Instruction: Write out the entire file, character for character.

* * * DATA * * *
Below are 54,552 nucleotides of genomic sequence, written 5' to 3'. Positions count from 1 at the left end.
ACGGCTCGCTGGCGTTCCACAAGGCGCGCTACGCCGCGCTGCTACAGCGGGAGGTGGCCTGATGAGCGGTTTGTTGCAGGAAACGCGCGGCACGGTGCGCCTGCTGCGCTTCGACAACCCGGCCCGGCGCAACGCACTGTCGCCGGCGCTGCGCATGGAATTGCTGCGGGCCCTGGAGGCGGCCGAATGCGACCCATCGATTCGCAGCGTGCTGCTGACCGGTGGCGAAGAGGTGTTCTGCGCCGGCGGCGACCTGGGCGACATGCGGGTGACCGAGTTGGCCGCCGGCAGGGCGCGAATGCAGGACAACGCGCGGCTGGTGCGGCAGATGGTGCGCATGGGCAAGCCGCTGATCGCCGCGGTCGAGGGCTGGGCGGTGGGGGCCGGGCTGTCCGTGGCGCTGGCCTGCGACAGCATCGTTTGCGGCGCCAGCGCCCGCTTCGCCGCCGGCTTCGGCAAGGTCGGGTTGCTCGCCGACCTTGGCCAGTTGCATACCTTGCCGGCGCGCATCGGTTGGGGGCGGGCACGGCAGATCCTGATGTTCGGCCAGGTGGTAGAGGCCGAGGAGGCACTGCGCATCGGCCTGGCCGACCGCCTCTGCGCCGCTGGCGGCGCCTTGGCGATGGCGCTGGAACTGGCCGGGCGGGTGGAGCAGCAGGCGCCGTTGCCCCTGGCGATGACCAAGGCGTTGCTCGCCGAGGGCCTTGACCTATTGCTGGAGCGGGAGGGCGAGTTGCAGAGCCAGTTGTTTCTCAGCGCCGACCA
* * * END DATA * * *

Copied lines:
Below are 54,552 nucleotides of genomic sequence, written 5' to 3'. Positions count from 1 at the left end.
ACGGCTCGCTGGCGTTCCACAAGGCGCGCTACGCCGCGCTGCTACAGCGGGAGGTGGCCTGATGAGCGGTTTGTTGCAGGAAACGCGCGGCACGGTGCGCCTGCTGCGCTTCGACAACCCGGCCCGGCGCAACGCACTGTCGCCGGCGCTGCGCATGGAATTGCTGCGGGCCCTGGAGGCGGCCGAATGCGACCCATCGATTCGCAGCGTGCTGCTGACCGGTGGCGAAGAGGTGTTCTGCGCCGGCGGCGACCTGGGCGACATGCGGGTGACCGAGTTGGCCGCCGGCAGGGCGCGAATGCAGGACAACGCGCGGCTGGTGCGGCAGATGGTGCGCATGGGCAAGCCGCTGATCGCCGCGGTCGAGGGCTGGGCGGTGGGGGCCGGGCTGTCCGTGGCGCTGGCCTGCGACAGCATCGTTTGCGGCGCCAGCGCCCGCTTCGCCGCCGGCTTCGGCAAGGTCGGGTTGCTCGCCGACCTTGGCCAGTTGCATACCTTGCCGGCGCGCATCGGTTGGGGGCGGGCACGGCAGATCCTGATGTTCGGCCAGGTGGTAGAGGCCGAGGAGGCACTGCGCATCGGCCTGGCCGACCGCCTCTGCGCCGCTGGCGGCGCCTTGGCGATGGCGCTGGAACTGGCCGGGCGGGTGGAGCAGCAGGCGCCGTTGCCCCTGGCGATGACCAAGGCGTTGCTCGCCGAGGGCCTTGACCTATTGCTGGAGCGGGAGGGCGAGTTGCAGAGCCAGTTGTTTCTCAGCGCCGACCA